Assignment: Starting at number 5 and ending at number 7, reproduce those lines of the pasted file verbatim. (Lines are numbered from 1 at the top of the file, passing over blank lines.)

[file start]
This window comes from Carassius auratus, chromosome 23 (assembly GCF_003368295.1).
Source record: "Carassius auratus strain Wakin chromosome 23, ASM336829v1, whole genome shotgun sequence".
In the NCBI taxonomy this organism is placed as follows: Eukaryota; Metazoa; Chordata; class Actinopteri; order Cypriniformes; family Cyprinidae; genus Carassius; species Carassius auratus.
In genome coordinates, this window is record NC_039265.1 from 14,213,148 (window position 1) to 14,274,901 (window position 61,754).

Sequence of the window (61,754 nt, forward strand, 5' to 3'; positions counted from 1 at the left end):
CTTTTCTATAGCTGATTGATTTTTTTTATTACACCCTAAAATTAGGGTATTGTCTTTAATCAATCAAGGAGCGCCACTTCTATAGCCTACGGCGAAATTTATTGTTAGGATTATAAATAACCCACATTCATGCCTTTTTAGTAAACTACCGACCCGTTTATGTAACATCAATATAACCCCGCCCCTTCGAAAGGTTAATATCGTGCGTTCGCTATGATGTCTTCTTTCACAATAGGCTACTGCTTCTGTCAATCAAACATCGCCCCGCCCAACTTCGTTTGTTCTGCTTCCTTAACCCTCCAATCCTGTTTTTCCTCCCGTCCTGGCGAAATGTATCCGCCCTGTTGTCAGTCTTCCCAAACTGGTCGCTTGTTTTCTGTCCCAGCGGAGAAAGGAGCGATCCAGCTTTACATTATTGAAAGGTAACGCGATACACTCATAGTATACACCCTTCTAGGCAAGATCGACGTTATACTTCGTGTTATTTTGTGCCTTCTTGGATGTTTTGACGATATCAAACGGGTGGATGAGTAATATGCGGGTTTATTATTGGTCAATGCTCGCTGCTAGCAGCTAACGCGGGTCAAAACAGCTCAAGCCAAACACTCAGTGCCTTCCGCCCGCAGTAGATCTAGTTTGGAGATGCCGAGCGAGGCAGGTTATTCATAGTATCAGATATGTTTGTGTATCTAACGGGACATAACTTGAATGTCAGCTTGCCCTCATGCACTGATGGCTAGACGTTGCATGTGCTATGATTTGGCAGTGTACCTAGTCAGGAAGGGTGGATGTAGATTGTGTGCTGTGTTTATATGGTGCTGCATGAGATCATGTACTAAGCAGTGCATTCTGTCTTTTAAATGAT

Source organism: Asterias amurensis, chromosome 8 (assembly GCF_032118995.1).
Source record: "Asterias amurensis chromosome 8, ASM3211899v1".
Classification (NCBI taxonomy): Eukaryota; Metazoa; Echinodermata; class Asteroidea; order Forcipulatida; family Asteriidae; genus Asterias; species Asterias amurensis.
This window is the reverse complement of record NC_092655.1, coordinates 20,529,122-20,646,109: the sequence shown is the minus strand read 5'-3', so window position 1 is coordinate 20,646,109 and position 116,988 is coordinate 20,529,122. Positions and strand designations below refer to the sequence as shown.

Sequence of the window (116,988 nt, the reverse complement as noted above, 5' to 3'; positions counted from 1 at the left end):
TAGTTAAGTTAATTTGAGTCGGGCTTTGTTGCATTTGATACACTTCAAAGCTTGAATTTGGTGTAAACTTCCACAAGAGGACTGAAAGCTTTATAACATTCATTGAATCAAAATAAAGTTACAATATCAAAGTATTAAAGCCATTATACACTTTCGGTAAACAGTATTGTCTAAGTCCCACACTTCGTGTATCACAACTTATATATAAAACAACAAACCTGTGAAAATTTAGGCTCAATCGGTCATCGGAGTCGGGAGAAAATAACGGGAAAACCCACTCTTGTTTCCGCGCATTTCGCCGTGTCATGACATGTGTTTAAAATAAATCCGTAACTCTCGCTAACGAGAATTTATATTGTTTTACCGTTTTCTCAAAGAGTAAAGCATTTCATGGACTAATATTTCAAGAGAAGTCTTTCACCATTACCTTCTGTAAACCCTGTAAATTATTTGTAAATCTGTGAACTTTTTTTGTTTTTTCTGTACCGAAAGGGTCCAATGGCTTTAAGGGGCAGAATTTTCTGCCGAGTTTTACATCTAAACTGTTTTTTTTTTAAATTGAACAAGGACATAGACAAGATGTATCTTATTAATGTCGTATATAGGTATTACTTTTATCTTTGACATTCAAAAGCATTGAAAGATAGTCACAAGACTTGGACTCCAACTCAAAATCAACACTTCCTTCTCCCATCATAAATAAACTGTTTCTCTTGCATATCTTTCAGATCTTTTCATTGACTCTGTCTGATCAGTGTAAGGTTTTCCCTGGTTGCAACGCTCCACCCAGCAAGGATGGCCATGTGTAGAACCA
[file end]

Sequence of the window (61,754 nt, forward strand, 5' to 3'; positions counted from 1 at the left end):
CTTTTCTATAGCTGATTGATTTTTTTTATTACACCCTAAAATTAGGGTATTGTCTTTAATCAATCAAGGAGCGCCACTTCTATAGCCTACGGCGAAATTTATTGTTAGGATTATAAATAACCCACATTCATGCCTTTTTAGTAAACTACCGACCCGTTTATGTAACATCAATATAACCCCGCCCCTTCGAAAGGTTAATATCGTGCGTTCGCTATGATGTCTTCTTTCACAATAGGCTACTGCTTCTGTCAATCAAACATCGCCCCGCCCAACTTCGTTTGTTCTGCTTCCTTAACCCTCCAATCCTGTTTTTCCTCCCGTCCTGGCGAAATGTATCCGCCCTGTTGTCAGTCTTCCCAAACTGGTCGCTTGTTTTCTGTCCCAGCGGAGAAAGGAGCGATCCAGCTTTACATTATTGAAAGGTAACGCGATACACTCATAGTATACACCCTTCTAGGCAAGATCGACGTTATACTTCGTGTTATTTTGTGCCTTCTTGGATGTTTTGACGATATCAAACGGGTGGATGAGTAATATGCGGGTTTATTATTGGTCAATGCTCGCTGCTAGCAGCTAACGCGGGTCAAAACAGCTCAAGCCAAACACTCAGTGCCTTCCGCCCGCAGTAGATCTAGTTTGGAGATGCCGAGCGAGGCAGGTTATTCATAGTATCAGATATGTTTGTGTATCTAACGGGACATAACTTGAATGTCAGCTTGCCCTCATGCACTGATGGCTAGACGTTGCATGTGCTATGATTTGGCAGTGTACCTAGTCAGGAAGGGTGGATGTAGATTGTGTGCTGTGTTTATATGGTGCTGCATGAGATCATGTACTAAGCAGTGCATTCTGTCTTTTAAATGAT

Source organism: Asterias amurensis, chromosome 8 (assembly GCF_032118995.1).